Conventional signal processing is done in the speed pattern detector unit 150, which produces an output such as target moving at X miles per hour for Y seconds. This feature of the system provides an opportunity for a built-in coding. The return signal is some arbitrary pattern of speed and duration that will be confused with actual target return signals.
Referring now to FIG. 2, there is shown a schematic version of a passive responder system suitable for use with the invention. Antenna 210 picks up the incoming signal. The converted power travels through transmission line 220, reflects off terminator 225, a conventional unit known to those skilled in the art, back out antenna 210. Transmission line 220 consists of a number of impedances 212, 214, 216 connected by diodes 213, 215 and 217, which are activated by switches 233, 235, and 237 under control of control unit 230. By selectively picking one or more switch to be closed, a variable phase shift can be imposed on the return signal.
A modulation input signal coming from unit 240 enters control unit 230 to impose one of a predetermined set of return patterns by varying the number of switches closed. These patterns may be chosen to represent symbolically any relevant message.
Those skilled in the art will readily be able to devise any of a number of other return units. For example, the variable phase reflector illustrated in copending U.S. patent Ser. No. 138,775, may be used with this invention, though it will probably be more expensive than the embodiment illustrated.
Similarly, a predetermined frequency shift may be imposed on the return signal using the system shown in FIG. 3, in which an incoming signal on receiving antenna 310 is amplified in preamp 330, down-converted in unit 340 and sent on line 342 to upconverter 360. Any convenient modulation signal is sent on line 355 to voltage controlled oscillator 350, the output of which is sent on line 352 to upconverter 360. The two signals are mixed in unit 360 and the result is passed to amplifier 370, which, in turn, passes the amplified signal to transmitting antenna 320.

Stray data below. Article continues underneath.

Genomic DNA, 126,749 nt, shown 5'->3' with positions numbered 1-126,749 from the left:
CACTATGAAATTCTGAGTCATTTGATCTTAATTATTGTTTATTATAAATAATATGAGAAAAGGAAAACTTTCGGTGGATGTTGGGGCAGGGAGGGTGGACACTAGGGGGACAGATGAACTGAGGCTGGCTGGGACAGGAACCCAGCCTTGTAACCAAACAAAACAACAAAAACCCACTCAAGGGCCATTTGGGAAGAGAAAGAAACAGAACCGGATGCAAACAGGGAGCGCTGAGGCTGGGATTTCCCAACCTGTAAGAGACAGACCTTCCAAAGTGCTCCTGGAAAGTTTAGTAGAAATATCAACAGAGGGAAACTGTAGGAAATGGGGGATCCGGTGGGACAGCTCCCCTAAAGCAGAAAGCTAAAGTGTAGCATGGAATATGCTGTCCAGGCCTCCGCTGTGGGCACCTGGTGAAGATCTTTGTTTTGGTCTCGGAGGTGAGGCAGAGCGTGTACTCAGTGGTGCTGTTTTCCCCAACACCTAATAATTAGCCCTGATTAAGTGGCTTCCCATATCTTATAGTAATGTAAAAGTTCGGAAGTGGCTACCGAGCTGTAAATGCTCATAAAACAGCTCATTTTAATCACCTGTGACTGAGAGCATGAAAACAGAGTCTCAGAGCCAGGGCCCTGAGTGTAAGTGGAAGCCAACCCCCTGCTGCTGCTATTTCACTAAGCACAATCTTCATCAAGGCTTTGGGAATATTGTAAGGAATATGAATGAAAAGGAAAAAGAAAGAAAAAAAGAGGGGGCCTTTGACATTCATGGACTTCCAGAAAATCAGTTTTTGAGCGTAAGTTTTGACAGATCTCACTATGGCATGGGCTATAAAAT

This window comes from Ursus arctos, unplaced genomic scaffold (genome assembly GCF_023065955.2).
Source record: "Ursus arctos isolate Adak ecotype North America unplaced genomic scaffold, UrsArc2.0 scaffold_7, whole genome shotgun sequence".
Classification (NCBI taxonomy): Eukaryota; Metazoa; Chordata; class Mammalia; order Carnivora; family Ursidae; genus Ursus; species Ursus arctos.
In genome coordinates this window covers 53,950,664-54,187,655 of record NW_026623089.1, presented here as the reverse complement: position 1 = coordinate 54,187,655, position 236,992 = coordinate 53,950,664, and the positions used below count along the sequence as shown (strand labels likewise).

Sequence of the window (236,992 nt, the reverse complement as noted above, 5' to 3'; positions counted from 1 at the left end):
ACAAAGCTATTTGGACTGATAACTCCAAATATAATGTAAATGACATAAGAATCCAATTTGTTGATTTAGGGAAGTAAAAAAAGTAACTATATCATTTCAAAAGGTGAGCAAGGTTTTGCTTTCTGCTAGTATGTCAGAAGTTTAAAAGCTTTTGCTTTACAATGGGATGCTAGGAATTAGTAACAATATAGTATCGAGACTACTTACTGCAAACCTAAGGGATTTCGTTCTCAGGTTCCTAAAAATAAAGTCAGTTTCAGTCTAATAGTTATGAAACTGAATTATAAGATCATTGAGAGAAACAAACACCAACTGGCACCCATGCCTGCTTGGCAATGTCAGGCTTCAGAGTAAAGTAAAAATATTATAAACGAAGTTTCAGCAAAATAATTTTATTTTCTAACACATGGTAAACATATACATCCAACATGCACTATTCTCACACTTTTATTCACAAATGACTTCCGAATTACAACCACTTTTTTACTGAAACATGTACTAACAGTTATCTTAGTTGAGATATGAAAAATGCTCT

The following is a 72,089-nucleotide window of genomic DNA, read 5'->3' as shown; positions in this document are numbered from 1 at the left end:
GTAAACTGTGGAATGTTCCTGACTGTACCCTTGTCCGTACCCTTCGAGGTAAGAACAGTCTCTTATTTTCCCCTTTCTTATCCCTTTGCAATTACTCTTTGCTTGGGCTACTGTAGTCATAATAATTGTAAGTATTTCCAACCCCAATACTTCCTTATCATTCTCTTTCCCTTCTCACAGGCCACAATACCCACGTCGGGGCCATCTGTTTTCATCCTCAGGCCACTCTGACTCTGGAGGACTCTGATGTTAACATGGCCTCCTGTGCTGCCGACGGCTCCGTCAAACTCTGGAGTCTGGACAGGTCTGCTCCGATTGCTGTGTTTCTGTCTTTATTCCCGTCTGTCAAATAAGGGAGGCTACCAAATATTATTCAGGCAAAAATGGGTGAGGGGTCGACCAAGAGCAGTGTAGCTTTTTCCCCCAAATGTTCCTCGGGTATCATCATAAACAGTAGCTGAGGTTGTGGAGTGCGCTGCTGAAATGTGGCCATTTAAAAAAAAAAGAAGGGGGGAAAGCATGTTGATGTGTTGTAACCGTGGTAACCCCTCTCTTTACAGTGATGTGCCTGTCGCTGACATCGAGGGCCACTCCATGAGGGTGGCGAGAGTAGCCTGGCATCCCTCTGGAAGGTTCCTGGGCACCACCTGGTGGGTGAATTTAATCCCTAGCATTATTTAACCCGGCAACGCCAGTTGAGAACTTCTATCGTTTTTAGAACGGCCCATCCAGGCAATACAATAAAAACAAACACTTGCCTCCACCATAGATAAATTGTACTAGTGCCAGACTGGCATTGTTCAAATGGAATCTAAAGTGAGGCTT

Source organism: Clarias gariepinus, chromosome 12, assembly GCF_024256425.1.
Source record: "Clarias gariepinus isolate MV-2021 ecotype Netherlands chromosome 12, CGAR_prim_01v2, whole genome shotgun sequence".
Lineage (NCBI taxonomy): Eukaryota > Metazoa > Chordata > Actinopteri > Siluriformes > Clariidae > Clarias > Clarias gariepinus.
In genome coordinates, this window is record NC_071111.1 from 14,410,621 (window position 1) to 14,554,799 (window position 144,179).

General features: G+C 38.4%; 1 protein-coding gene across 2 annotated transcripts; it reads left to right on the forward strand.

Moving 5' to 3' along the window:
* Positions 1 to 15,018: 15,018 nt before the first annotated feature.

With this arrangement, a set of coded responses or any other source of signals, such as a computer with a keyboard, may be stored or generated in controlling unit 380. For example, unit 380 may be a teletype or personal computer and the modulation input on line 355 may be a set of codes corresponding to the alphabet.
It should be understood that the invention is not limited to the particular embodiments shown and described herein, but that various changes and modifications may be made without departing from the spirit and scope of this novel concept as defined by the following claims.
|Cited Patent||Filing date||Publication date||Applicant||Title|
|US4072946 *||Aug 6, 1976||Feb 7, 1978||Christiaan Huygenslaboratorium B.V.||Method and apparatus for measuring the distance between two stations|
|US4278977 *||May 4, 1979||Jul 14, 1981||Rca Corporation||Range determining system|
|US4471344 *||Apr 29, 1982||Sep 11, 1984||Ici Americas Inc.||Dual frequency anti-theft system|
|US4622557 *||Oct 31, 1984||Nov 11, 1986||The United States Of America As Represented By The Secretary Of The Air Force||Transdigitizer for relaying signals from global positioning system (GPS) satellites|